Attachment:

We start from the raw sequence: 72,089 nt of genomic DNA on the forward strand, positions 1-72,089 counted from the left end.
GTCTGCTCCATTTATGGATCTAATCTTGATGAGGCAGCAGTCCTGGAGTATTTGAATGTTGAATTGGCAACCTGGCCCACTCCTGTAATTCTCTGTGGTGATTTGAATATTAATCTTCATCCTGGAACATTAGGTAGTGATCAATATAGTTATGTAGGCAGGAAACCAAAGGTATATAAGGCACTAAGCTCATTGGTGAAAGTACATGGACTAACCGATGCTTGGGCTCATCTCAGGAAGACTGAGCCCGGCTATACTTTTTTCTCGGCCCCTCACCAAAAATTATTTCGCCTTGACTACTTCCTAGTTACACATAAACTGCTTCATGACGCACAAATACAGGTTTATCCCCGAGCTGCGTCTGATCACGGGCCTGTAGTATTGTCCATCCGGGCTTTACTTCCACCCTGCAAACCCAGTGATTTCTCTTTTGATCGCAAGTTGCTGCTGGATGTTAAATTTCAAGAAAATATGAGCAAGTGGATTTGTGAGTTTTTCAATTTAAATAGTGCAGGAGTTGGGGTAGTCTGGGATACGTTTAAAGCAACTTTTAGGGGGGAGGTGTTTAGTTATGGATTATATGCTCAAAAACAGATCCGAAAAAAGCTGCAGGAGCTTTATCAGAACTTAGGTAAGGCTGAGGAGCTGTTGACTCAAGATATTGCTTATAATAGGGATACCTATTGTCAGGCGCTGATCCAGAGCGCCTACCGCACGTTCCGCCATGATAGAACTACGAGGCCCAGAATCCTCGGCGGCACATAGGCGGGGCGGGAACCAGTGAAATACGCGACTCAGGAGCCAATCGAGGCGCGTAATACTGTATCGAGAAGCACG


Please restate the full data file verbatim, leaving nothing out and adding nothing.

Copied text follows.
We start from the raw sequence: 72,089 nt of genomic DNA on the forward strand, positions 1-72,089 counted from the left end.
GTCTGCTCCATTTATGGATCTAATCTTGATGAGGCAGCAGTCCTGGAGTATTTGAATGTTGAATTGGCAACCTGGCCCACTCCTGTAATTCTCTGTGGTGATTTGAATATTAATCTTCATCCTGGAACATTAGGTAGTGATCAATATAGTTATGTAGGCAGGAAACCAAAGGTATATAAGGCACTAAGCTCATTGGTGAAAGTACATGGACTAACCGATGCTTGGGCTCATCTCAGGAAGACTGAGCCCGGCTATACTTTTTTCTCGGCCCCTCACCAAAAATTATTTCGCCTTGACTACTTCCTAGTTACACATAAACTGCTTCATGACGCACAAATACAGGTTTATCCCCGAGCTGCGTCTGATCACGGGCCTGTAGTATTGTCCATCCGGGCTTTACTTCCACCCTGCAAACCCAGTGATTTCTCTTTTGATCGCAAGTTGCTGCTGGATGTTAAATTTCAAGAAAATATGAGCAAGTGGATTTGTGAGTTTTTCAATTTAAATAGTGCAGGAGTTGGGGTAGTCTGGGATACGTTTAAAGCAACTTTTAGGGGGGAGGTGTTTAGTTATGGATTATATGCTCAAAAACAGATCCGAAAAAAGCTGCAGGAGCTTTATCAGAACTTAGGTAAGGCTGAGGAGCTGTTGACTCAAGATATTGCTTATAATAGGGATACCTATTGTCAGGCGCTGATCCAGAGCGCCTACCGCACGTTCCGCCATGATAGAACTACGAGGCCCAGAATCCTCGGCGGCACATAGGCGGGGCGGGAACCAGTGAAATACGCGACTCAGGAGCCAATCGAGGCGCGTAATACTGTATCGAGAAGCACG